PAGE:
Ramblings on healthcare, medical education, and life with a spinal cord injury
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Category — medical school

Made it to Grand Rounds

Just a brief post to note that my recent story regarding almost cursing out an attending was selected for inclusion in this week’s Grand Rounds! For those unfamiliar, Grand Rounds is a weekly selection of the top medical/healthcare-related blog posts. Each week, it is hosted by a different blog and the host for that week picks out the stories. This week, it’s hosted by Doctor Fizzy, who publishes A Cartoon Guide to Becoming a Doctor. I’ve been enjoying her humorous cartoons for a while now, and if you’ve any association with healthcare you’ll probably crack up at them.

So thanks, Doctor Fizzy! Incidentally, this grand rounds was a lot more exciting than the ones we have to attend at school, which require our presence prior to 8am! Can you believe it? How rude!

July 6, 2011   No Comments

Just One Teensy Step

Two days ago, I took a huge step forward. No, not that kind of step this time. A metaphorical one. One of the major rites of passage in medical school is taking the first part of the US Medical Licensing Exam, or USMLE, as it’s cleverly known. The test is administered over the course of several years in three sittings, known sequentially as Step 1, Step 2 and Step 3, and taken after second year of medical school, during fourth year, and during the first year of residency, respectively. Medical students tend to refer to this first part as “Step 1,” or “boards” or “that $*#^% test.” I’ll just stick with “Step 1″ for now, this being a family kind of place and all.

One must pass all three in order to apply for a medical license in most states, I believe. Step 1 is an eight-hour marathon of questions. There are seven sections, each containing 46 multiple-choice questions and lasting one hour. You get 45 minutes of break time, plus a 15 minute tutorial that you can skip and add to your day, thus providing 60 minutes of break time to allot as one sees fit. And any time you have remaining when finishing each one-hour question block is also added to your break time. Take three sections back-to-back, then a full hour off, then four sections back-to-back if you like. Or take all seven straight through and be done in seven hours if it’s your preference. Based on solid advice from a good friend, I brought plenty of caffeinated beverages, fruit, snacks and a small lunch. Way too much, but better safe than sorry. Rather than one huge break, I took 5-10 minutes between every section with a bit longer for lunch and just tried to maintain a steady pace all day long.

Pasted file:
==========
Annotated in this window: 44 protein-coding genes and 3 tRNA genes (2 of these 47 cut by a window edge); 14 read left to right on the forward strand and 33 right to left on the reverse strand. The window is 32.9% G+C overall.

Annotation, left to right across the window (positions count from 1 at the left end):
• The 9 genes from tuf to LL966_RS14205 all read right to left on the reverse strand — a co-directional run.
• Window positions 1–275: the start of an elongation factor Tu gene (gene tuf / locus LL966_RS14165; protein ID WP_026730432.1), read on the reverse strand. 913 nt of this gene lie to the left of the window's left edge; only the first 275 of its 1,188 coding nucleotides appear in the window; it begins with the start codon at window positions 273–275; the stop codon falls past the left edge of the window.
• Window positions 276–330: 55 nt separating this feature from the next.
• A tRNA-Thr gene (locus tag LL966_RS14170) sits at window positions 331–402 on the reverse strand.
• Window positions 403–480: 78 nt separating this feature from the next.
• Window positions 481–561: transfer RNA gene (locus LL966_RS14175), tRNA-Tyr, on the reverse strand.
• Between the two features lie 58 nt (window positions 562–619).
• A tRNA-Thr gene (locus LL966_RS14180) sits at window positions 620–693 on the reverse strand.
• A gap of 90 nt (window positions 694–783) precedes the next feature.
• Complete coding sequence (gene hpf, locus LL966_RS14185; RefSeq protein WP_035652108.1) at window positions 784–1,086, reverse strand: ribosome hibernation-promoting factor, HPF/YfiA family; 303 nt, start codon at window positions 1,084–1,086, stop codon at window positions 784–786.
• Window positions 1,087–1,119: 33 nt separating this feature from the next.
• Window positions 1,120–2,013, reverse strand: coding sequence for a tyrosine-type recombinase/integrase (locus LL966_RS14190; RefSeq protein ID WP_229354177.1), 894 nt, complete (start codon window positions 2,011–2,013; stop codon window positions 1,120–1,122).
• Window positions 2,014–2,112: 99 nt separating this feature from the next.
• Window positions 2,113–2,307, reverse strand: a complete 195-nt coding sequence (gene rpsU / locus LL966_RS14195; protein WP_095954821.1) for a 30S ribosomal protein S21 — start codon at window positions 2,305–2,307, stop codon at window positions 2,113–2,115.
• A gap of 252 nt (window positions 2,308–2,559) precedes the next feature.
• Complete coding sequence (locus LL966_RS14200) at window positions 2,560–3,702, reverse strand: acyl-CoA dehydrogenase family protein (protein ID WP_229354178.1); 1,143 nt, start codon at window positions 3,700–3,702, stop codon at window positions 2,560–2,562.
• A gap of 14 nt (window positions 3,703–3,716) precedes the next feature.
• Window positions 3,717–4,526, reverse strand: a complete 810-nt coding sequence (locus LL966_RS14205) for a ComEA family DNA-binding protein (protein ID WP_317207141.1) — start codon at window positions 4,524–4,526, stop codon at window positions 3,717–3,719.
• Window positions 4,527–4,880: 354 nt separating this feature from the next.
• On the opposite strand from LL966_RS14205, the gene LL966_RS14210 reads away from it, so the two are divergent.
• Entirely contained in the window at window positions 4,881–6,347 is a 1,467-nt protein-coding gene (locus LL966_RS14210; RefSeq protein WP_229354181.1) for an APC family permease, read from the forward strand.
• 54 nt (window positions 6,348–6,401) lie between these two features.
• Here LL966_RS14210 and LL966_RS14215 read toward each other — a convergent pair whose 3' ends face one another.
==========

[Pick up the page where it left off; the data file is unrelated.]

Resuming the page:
It’s hard to overestimate the stress that this singular exam can put on students, and it’s important to keep one’s mental state in check. Yes, residency program directors do look at Step 1 scores as an initial guideline for who to invite for interviews. And it’s one of the biggest single components of a residency application. But of course, it’s not the only part. We were given eight weeks of time to prepare ourselves and even at the end, there’s always something more you could have studied. One more time to have gone over the microbio notes. One more time to review pharm. Just once more, I need to look at Wegener’s granulomatosis.

But it’s ok, because no matter how hard you study for this beast, there’s always just a little more that could be done. And what’s interesting is, I’m okay with that now. This is drastically different from when I took the MCAT five years ago. I left that test freaked out, thinking I should have cancelled my test right then and there because I was in such a daze that I was sure I’d bombed it. Well it turns out I didn’t bomb it, so I’m glad I didn’t cancel my score.

This time I didn’t even feel that urge to cancel it or feel overcome with concern. It was a test I’d known about as being a gargantuan stepping stone since long before I applied to medical school, and one which I’d been concerned I’d approach with great trepidation. But none of that was present. I just felt…relieved. Relieved to know I was done. Relieved to know that I’d spent as much time as my sanity would allow preparing. Relieved to know that I’d worked hard to get to that point. Relieved to know it was time to get my life back.

Phew.

June 26, 2011   No Comments

Memorializing a Gift in Death